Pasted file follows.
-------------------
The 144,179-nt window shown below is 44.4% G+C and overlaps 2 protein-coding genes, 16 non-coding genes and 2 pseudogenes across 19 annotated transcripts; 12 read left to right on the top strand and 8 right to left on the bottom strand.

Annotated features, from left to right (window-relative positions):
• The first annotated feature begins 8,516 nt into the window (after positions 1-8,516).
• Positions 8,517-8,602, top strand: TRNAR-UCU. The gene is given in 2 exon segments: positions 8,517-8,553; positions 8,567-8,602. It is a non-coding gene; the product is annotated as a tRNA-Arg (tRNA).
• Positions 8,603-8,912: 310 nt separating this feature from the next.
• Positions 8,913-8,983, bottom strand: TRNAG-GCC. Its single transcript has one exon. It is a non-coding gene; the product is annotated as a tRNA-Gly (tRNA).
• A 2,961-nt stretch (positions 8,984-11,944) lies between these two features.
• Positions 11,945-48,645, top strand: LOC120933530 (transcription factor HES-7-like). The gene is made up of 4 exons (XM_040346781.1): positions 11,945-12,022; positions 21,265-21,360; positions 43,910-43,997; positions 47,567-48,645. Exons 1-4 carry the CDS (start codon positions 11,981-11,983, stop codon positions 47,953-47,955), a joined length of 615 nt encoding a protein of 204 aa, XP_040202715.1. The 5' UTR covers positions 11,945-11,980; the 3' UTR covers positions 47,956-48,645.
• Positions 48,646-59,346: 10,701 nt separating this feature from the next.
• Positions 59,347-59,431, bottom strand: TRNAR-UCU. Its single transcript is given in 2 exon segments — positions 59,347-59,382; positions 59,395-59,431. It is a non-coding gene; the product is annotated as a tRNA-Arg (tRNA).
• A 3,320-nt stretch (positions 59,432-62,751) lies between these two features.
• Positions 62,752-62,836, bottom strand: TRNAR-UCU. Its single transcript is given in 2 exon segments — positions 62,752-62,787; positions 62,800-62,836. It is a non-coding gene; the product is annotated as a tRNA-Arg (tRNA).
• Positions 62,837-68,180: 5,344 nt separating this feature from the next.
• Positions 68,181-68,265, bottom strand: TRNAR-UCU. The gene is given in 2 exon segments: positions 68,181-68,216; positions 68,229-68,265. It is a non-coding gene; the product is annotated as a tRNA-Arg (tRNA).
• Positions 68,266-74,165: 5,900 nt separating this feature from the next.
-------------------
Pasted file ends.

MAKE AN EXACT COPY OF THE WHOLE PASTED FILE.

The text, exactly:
The 144,179-nt window shown below is 44.4% G+C and overlaps 2 protein-coding genes, 16 non-coding genes and 2 pseudogenes across 19 annotated transcripts; 12 read left to right on the top strand and 8 right to left on the bottom strand.

Annotated features, from left to right (window-relative positions):
• The first annotated feature begins 8,516 nt into the window (after positions 1-8,516).
• Positions 8,517-8,602, top strand: TRNAR-UCU. The gene is given in 2 exon segments: positions 8,517-8,553; positions 8,567-8,602. It is a non-coding gene; the product is annotated as a tRNA-Arg (tRNA).
• Positions 8,603-8,912: 310 nt separating this feature from the next.
• Positions 8,913-8,983, bottom strand: TRNAG-GCC. Its single transcript has one exon. It is a non-coding gene; the product is annotated as a tRNA-Gly (tRNA).
• A 2,961-nt stretch (positions 8,984-11,944) lies between these two features.
• Positions 11,945-48,645, top strand: LOC120933530 (transcription factor HES-7-like). The gene is made up of 4 exons (XM_040346781.1): positions 11,945-12,022; positions 21,265-21,360; positions 43,910-43,997; positions 47,567-48,645. Exons 1-4 carry the CDS (start codon positions 11,981-11,983, stop codon positions 47,953-47,955), a joined length of 615 nt encoding a protein of 204 aa, XP_040202715.1. The 5' UTR covers positions 11,945-11,980; the 3' UTR covers positions 47,956-48,645.
• Positions 48,646-59,346: 10,701 nt separating this feature from the next.
• Positions 59,347-59,431, bottom strand: TRNAR-UCU. Its single transcript is given in 2 exon segments — positions 59,347-59,382; positions 59,395-59,431. It is a non-coding gene; the product is annotated as a tRNA-Arg (tRNA).
• A 3,320-nt stretch (positions 59,432-62,751) lies between these two features.
• Positions 62,752-62,836, bottom strand: TRNAR-UCU. Its single transcript is given in 2 exon segments — positions 62,752-62,787; positions 62,800-62,836. It is a non-coding gene; the product is annotated as a tRNA-Arg (tRNA).
• Positions 62,837-68,180: 5,344 nt separating this feature from the next.
• Positions 68,181-68,265, bottom strand: TRNAR-UCU. The gene is given in 2 exon segments: positions 68,181-68,216; positions 68,229-68,265. It is a non-coding gene; the product is annotated as a tRNA-Arg (tRNA).
• Positions 68,266-74,165: 5,900 nt separating this feature from the next.